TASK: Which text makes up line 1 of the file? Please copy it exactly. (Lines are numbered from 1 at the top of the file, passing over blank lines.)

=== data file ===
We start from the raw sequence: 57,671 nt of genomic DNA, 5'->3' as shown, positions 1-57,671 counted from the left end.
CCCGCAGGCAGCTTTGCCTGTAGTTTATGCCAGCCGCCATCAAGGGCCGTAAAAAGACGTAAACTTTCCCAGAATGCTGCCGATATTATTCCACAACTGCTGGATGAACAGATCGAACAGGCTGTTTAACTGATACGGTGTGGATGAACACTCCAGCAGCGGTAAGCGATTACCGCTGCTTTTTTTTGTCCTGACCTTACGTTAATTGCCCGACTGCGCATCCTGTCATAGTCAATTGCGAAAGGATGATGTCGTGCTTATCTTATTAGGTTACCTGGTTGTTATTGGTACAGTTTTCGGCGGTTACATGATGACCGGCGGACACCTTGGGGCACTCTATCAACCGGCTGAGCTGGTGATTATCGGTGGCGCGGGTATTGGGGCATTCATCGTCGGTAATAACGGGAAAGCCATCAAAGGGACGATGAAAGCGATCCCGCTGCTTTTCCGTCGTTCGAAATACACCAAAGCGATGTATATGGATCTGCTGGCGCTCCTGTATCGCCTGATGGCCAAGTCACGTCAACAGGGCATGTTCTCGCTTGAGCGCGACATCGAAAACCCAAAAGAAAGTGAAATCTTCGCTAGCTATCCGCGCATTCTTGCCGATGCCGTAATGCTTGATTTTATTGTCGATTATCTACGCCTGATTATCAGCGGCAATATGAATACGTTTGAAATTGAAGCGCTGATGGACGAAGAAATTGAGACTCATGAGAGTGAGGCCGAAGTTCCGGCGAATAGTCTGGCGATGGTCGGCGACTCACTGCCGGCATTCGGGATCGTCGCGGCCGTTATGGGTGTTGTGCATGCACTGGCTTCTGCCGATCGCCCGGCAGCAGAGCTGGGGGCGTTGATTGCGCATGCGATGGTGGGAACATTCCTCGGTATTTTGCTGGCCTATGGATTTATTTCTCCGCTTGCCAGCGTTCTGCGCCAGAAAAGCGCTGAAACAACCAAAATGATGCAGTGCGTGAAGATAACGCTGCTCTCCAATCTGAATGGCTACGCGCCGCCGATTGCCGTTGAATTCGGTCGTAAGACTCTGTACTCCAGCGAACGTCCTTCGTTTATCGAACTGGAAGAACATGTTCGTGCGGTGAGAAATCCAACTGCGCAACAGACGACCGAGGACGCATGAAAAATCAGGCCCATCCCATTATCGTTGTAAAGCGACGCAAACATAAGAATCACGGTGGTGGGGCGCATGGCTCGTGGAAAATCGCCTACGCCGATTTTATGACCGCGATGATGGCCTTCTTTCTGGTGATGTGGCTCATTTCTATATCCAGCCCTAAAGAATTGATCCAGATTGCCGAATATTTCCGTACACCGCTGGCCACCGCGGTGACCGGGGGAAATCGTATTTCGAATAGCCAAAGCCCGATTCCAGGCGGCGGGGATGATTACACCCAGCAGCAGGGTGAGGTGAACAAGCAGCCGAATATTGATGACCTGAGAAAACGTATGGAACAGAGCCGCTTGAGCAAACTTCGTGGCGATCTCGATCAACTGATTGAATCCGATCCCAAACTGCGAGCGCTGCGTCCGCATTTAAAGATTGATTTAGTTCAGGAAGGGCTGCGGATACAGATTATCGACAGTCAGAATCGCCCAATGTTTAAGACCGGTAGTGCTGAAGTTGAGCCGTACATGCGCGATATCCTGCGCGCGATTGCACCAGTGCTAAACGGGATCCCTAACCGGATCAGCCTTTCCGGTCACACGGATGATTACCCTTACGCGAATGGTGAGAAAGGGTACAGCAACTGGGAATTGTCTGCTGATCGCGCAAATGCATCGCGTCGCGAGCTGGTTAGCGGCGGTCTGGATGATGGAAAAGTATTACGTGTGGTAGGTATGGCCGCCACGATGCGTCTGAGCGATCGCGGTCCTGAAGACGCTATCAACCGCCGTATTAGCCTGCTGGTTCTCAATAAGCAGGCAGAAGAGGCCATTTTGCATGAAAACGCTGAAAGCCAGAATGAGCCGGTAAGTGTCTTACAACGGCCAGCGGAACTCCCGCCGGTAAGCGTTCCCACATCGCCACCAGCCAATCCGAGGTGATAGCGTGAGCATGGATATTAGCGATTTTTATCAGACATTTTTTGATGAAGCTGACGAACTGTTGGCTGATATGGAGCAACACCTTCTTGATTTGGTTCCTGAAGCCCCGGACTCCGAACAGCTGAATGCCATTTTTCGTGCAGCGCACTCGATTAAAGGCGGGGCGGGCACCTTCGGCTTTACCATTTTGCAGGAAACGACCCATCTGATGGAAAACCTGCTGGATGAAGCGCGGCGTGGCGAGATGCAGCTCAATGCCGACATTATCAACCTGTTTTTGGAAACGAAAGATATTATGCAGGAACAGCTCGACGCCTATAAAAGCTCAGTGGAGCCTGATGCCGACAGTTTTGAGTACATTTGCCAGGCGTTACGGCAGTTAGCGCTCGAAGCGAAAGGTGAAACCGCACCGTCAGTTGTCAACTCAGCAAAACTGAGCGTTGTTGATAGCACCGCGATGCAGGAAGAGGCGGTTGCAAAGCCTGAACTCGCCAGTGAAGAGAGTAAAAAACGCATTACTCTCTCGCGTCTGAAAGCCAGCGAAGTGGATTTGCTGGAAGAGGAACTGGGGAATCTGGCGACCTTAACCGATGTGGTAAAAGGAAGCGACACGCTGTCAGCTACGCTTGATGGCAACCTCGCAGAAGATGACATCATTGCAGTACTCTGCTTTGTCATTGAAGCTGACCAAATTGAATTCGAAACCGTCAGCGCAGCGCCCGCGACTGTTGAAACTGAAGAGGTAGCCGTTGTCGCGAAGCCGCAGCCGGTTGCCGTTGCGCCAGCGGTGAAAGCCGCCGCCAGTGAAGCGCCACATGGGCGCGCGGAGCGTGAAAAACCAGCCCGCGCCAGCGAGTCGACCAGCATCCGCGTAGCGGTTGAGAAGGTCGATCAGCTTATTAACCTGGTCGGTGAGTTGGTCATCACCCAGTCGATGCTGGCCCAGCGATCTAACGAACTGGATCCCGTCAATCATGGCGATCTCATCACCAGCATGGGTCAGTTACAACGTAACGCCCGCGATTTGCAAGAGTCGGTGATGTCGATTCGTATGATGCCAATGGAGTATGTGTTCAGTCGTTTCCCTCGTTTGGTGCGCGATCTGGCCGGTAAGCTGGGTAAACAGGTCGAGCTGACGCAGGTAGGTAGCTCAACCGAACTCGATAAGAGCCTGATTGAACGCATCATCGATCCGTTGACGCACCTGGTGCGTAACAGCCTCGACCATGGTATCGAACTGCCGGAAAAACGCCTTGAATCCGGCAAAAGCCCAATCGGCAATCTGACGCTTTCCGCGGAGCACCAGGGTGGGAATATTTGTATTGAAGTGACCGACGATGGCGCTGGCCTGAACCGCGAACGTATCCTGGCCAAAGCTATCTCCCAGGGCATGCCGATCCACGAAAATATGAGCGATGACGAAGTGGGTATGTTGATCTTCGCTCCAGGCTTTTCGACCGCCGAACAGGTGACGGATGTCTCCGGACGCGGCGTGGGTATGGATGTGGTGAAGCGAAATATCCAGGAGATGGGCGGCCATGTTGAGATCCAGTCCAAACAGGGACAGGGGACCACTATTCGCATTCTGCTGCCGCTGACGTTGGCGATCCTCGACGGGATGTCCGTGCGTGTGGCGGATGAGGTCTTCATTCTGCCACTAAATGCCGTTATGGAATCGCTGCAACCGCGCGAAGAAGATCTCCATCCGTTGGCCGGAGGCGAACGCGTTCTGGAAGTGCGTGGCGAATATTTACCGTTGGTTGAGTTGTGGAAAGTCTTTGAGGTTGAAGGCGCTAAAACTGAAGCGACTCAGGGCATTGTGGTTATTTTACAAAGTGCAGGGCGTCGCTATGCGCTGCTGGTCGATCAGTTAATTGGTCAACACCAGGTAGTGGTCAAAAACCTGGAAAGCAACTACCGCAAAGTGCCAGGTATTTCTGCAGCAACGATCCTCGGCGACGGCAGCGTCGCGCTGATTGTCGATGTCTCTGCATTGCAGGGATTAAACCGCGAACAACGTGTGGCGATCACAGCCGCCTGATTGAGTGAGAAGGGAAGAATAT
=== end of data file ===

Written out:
We start from the raw sequence: 57,671 nt of genomic DNA, 5'->3' as shown, positions 1-57,671 counted from the left end.